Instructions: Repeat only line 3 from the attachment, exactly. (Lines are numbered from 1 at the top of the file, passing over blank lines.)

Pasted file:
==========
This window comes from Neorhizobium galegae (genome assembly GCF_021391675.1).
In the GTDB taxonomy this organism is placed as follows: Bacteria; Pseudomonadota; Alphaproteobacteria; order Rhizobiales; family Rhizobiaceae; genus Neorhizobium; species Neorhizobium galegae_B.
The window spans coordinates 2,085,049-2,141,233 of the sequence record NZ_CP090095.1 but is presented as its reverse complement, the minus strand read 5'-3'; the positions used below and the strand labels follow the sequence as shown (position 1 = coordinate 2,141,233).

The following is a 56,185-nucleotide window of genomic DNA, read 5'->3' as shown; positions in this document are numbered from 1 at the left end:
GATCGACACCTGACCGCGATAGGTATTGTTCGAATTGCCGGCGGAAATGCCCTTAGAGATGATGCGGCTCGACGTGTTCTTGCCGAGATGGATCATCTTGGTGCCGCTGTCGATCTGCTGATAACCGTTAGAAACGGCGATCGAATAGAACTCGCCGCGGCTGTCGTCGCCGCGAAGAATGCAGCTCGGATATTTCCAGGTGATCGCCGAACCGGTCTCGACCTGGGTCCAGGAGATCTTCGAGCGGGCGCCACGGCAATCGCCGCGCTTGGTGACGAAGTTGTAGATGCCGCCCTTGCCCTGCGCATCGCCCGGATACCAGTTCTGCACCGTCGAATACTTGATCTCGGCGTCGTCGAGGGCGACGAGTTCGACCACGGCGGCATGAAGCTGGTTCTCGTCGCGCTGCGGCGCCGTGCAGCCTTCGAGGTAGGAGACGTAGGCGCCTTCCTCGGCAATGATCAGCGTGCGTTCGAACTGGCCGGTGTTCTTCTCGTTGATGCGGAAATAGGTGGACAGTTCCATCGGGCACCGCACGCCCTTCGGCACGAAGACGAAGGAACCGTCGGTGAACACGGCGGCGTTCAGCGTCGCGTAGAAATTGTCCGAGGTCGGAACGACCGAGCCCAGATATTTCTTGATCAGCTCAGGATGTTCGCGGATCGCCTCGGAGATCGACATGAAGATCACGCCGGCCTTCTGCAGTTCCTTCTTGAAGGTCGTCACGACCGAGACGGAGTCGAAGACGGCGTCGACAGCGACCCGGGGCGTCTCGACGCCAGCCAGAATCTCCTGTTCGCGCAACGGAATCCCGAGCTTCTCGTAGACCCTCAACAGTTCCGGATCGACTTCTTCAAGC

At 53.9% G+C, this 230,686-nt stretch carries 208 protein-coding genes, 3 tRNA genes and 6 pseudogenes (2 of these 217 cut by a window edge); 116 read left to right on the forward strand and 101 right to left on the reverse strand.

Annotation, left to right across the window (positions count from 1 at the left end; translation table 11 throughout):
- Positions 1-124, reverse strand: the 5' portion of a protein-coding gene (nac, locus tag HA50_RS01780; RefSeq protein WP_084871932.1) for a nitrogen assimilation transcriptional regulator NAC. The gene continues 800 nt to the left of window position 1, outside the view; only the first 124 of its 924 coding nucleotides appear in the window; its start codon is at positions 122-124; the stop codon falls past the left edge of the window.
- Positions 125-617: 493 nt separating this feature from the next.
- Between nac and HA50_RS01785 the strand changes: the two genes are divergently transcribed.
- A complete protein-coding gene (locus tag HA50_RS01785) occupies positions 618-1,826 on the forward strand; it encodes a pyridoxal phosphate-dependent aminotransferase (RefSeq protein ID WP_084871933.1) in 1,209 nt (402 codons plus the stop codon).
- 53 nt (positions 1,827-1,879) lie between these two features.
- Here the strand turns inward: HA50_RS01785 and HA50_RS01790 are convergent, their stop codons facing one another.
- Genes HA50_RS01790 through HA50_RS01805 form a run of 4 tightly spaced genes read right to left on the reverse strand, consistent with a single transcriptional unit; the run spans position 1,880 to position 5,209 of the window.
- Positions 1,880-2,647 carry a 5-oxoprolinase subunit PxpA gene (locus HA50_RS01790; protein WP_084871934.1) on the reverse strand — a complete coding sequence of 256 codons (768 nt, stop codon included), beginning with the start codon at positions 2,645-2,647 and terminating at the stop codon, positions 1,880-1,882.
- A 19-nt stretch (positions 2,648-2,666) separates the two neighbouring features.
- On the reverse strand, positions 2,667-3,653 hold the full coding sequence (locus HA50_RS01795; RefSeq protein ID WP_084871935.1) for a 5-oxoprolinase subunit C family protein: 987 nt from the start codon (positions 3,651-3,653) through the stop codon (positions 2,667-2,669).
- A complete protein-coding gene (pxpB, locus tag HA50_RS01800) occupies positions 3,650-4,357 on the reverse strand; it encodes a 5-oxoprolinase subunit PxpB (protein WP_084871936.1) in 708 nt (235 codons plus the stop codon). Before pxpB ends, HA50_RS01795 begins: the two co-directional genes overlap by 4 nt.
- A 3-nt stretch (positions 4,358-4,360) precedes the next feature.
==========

The window spans coordinates 2,085,049-2,141,233 of the sequence record NZ_CP090095.1 but is presented as its reverse complement, the minus strand read 5'-3'; the positions used below and the strand labels follow the sequence as shown (position 1 = coordinate 2,141,233).